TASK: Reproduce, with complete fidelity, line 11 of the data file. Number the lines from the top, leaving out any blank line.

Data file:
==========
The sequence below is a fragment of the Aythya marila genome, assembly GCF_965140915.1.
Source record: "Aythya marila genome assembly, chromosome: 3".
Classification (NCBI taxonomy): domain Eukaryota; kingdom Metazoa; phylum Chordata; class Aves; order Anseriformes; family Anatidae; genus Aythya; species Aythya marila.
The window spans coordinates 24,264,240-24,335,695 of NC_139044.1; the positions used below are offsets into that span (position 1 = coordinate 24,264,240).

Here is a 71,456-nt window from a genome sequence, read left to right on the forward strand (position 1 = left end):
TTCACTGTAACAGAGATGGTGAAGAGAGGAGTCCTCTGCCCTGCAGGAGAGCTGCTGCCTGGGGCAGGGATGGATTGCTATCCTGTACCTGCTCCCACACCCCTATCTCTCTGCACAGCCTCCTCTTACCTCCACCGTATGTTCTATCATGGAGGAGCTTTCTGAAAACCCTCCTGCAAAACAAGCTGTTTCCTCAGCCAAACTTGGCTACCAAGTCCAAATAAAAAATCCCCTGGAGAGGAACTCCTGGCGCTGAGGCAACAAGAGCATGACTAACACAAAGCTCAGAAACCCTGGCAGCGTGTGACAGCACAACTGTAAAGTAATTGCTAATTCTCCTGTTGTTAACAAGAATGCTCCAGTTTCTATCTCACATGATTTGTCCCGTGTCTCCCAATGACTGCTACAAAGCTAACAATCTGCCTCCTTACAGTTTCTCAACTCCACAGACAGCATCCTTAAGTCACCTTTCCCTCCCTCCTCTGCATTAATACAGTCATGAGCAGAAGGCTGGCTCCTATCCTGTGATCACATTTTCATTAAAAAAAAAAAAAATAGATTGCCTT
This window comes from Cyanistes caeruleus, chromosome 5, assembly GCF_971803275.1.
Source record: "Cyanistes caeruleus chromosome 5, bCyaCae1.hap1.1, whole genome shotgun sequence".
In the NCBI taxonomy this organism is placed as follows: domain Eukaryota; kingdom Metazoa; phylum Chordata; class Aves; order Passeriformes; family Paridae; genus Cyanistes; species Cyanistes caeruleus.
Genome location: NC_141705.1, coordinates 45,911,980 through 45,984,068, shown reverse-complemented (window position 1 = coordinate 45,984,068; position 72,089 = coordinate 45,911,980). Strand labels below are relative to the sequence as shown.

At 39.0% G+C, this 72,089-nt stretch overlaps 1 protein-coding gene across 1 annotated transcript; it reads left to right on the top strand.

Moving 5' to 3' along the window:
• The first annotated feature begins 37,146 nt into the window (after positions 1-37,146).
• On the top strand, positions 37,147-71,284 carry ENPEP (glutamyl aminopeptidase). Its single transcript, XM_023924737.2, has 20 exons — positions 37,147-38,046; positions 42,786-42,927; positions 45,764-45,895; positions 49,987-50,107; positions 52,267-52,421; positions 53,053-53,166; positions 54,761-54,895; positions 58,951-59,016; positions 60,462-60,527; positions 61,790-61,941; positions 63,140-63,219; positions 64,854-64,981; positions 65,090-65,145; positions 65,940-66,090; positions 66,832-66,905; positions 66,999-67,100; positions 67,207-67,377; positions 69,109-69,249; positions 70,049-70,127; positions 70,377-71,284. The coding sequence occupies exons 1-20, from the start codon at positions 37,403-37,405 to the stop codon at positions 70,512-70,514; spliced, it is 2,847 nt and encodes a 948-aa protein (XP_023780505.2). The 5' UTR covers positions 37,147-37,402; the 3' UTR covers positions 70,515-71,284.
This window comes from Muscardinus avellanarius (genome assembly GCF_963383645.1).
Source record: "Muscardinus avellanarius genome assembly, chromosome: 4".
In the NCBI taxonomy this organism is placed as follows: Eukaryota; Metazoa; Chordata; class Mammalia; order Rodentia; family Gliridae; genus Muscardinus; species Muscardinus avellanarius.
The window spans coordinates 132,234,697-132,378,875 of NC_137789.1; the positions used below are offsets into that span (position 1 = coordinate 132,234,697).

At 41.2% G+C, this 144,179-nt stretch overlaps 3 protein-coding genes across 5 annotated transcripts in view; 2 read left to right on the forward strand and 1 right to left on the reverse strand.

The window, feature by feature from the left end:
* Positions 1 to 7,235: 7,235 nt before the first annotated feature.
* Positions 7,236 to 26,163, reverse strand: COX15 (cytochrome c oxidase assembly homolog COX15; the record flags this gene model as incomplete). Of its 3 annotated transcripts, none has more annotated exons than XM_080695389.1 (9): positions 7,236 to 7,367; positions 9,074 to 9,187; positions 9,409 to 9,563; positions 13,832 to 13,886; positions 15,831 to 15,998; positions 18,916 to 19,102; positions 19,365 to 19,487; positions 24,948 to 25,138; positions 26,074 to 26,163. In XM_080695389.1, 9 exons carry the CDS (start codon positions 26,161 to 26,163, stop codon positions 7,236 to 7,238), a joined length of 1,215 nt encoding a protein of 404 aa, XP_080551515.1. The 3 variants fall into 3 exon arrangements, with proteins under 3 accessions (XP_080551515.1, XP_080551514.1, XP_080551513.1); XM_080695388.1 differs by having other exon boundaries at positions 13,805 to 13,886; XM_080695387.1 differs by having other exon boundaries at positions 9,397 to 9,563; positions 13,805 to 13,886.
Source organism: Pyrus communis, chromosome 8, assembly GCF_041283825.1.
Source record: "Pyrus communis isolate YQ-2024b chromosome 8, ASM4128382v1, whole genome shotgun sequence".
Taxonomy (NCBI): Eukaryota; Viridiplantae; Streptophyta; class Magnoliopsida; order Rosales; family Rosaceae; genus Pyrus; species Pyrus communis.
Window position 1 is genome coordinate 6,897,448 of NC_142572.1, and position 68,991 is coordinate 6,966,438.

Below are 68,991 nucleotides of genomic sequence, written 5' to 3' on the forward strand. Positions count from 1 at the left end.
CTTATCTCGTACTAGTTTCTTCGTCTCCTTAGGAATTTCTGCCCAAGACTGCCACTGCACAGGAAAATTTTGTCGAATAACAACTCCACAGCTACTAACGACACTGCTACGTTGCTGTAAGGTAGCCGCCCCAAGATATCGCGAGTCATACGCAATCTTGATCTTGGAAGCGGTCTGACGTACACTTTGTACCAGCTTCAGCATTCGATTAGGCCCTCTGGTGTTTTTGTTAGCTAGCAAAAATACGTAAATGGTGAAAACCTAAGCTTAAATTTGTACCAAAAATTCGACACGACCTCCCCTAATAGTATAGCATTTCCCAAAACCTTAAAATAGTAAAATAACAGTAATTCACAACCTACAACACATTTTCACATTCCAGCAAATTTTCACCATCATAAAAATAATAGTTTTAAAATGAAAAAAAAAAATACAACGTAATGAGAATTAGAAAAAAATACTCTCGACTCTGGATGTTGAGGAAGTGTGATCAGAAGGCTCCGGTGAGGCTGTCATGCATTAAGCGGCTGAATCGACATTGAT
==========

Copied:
At 39.0% G+C, this 72,089-nt stretch overlaps 1 protein-coding gene across 1 annotated transcript; it reads left to right on the top strand.